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Making goals and achieving them - overcoming adversity to gain something you want - is tremendously motivating and often rewarding in life. Still, there are often times you extend so much effort in focusing on the goal that you don't notice the journey, or worse: you make the journey downright unpleasant.

That's the discussion in this week's chapter from Chad Fowler's MJWTI.

The point revolves around the fact that hitting the goal is short-lived, while the process of getting there takes up the bulk of the time. Therefore, wouldn't it be better to view the process as the goal itself, and make that the enjoyable part?

My view diverges from Chad's here. Whereas he implies that this observation is a better way to live generally, I tend to think it applies to particular people doing particular things. For instance, I might agree that, in general, the US is "a nation of people who are always focused on the outcome of a process," I wouldn't agree that it's "one of America's biggest problems" (Quoting Chad Fowler, pg. 156). Still, I might be more inclined to think that people's choice of goals doesn't line up with my own.

Regardless of the small divergence of our beliefs about the theory in general, I do agree that it works for software development. I'm not talking about doing software development as a means to achieve fame, fortune, girls, and cars (or just as a means to do something else with your life). For the production of software as a means to reach goals (including some where the path is the goal), I agree with Zed Shaw:
I've been saying for years that you can live a life involving code and hacking as a cultural phenomenon, but you can't live a life that only has code. You can work and make money doing web programming, but you can't make a life out if it. I try fill my mind and experiences with other shit, and then use code as one of many ways to express myself.
Those kinds of goals are rewarding long after you've achieved them. Memories last until you forget them, and you can drive that Ferrari convertible up and down the Pacific Coast Highway until it falls apart.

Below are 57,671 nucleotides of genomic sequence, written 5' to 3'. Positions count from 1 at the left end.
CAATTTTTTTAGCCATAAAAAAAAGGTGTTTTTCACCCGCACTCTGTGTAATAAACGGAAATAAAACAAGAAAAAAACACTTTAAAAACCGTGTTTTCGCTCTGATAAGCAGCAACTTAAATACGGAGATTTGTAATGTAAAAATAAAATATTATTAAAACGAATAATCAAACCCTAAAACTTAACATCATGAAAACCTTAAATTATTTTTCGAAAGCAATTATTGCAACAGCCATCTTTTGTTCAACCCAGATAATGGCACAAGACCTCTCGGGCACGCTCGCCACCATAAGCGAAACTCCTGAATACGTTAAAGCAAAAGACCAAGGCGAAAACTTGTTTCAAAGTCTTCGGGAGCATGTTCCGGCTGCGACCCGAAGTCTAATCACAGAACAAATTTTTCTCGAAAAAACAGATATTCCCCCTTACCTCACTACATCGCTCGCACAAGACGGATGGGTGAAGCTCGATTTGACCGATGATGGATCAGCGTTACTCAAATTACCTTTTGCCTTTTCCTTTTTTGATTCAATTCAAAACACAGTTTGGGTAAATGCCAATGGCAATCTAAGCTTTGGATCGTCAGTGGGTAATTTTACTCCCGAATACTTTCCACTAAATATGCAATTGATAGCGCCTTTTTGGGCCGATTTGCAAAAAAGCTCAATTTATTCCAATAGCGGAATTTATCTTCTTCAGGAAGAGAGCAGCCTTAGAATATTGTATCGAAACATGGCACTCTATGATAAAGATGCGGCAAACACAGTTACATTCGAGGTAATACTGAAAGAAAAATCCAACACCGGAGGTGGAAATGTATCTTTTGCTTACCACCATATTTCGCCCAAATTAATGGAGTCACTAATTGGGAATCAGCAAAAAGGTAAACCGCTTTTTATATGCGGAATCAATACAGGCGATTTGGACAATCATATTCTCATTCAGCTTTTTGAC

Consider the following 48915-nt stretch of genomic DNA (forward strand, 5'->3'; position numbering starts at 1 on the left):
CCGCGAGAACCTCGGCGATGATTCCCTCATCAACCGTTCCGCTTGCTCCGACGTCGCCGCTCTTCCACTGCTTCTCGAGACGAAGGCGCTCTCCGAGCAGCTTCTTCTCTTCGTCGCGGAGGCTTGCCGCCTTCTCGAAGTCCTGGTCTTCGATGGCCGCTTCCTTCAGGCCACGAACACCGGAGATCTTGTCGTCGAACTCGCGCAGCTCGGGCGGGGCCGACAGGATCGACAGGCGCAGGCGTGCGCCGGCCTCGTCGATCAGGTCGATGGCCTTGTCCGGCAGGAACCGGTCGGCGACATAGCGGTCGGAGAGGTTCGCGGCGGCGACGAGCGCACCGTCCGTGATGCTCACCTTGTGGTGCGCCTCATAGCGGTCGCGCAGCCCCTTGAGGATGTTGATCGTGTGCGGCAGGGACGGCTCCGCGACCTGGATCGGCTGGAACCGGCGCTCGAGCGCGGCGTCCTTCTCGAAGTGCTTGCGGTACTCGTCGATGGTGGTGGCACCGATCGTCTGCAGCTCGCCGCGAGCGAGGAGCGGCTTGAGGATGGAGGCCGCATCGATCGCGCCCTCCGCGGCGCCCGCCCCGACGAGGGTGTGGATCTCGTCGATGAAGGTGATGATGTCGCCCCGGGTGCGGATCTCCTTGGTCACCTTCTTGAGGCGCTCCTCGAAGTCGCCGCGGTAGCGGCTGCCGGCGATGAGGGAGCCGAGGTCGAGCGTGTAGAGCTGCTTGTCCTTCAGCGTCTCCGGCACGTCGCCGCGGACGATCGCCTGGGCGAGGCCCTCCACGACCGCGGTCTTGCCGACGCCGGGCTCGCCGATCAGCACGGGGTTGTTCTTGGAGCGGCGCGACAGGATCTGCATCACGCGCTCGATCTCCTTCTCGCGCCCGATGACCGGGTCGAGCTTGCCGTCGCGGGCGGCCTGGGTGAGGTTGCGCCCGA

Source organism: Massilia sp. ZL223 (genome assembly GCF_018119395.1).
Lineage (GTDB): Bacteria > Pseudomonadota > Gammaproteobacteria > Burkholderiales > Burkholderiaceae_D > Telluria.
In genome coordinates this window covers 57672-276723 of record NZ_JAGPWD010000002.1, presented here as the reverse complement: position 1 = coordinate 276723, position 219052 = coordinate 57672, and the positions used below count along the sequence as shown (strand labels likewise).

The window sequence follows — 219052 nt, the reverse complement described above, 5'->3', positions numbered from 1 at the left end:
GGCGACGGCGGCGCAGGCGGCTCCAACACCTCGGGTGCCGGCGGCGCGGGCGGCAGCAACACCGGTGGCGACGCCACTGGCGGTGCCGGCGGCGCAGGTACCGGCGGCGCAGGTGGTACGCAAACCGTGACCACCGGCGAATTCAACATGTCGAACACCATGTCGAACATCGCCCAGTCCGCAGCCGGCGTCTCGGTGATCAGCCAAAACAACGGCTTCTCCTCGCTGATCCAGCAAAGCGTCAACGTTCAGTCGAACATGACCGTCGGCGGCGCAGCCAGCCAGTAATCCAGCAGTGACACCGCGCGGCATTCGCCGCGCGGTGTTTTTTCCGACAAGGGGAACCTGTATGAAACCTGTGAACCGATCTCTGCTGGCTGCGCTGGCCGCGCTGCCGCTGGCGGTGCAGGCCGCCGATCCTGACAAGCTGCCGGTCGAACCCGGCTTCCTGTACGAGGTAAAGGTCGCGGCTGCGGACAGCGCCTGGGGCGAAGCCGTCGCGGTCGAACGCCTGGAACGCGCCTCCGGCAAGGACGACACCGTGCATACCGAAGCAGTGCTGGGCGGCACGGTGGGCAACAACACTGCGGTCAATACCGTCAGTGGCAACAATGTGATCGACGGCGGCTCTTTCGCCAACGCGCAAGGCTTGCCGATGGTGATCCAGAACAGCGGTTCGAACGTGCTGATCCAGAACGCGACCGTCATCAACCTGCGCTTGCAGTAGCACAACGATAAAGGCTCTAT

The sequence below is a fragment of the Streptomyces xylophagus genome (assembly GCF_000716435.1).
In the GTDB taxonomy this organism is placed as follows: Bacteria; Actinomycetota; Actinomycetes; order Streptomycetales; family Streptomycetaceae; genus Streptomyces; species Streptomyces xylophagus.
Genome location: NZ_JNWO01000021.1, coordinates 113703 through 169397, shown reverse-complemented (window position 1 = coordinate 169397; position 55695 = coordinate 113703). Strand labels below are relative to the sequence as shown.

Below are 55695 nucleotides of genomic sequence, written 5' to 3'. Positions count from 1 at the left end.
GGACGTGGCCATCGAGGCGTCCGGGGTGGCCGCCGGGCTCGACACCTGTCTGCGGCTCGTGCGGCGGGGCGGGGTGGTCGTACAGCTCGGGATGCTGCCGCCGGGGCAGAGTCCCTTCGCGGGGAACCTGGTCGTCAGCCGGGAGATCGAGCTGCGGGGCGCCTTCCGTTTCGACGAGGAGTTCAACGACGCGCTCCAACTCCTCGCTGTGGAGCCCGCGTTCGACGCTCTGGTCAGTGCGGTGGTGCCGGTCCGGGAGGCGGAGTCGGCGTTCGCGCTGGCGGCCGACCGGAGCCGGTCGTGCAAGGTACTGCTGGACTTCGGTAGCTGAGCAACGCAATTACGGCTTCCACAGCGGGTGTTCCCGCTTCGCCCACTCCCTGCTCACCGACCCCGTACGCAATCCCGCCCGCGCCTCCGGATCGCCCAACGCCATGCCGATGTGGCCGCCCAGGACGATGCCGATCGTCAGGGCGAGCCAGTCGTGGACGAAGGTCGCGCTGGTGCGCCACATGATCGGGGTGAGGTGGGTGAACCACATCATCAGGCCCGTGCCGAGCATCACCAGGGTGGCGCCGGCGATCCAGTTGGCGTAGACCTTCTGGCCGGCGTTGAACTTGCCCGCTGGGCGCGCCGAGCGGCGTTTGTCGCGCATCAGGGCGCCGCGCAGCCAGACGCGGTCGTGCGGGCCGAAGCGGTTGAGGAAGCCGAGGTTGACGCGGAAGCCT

Red Ferrari convertible

Ferrari wrecked on the Pacific Coast Highway

But if you're talking about finishing a project as the goal, then you're likely to put yourself in a lot of pain during the journey.
Back to the software development example, it's easy to get wrapped up in the delivery of the code you are creating. Your customer needs a web application up, and you focus on finishing that application. But, a living application is never "done." One release leads to the next. Too much focus on the end product distracts us from the real deliverable: the sustainable development of a new entity.

Focusing on the ending makes you forget to make the process good. And, bad processes create bad products. The product might meet its minimum requirements, but its insides will be ugly. You've optimized for the short-term end goal -- not for the inevitable, ongoing, future of the product's development. Not only do bad processes make bad products, but bad products make bad processes. Once you have one of these products that is messy inside, your processes adapt around it. Your product's broken windows lead to broken windows in your process. It's a vicious cycle.
Sound familiar?

It does to me. A focus on a ridiculously short promised delivery date leads to no tests leads to coupled code modules and "quick and dirty" hacks in the code. That leads to an inability to test and more hacks in maintenance. And the cycle continues.

Wouldn't it be better to treat the process of making applications as the goal to be enjoyed, rather than masochistically torturing yourself?

A leather paddle, with which to torture yourself.

What's your experience like? Are you more likely to treat the end as the goal or the path? Which works better for you?

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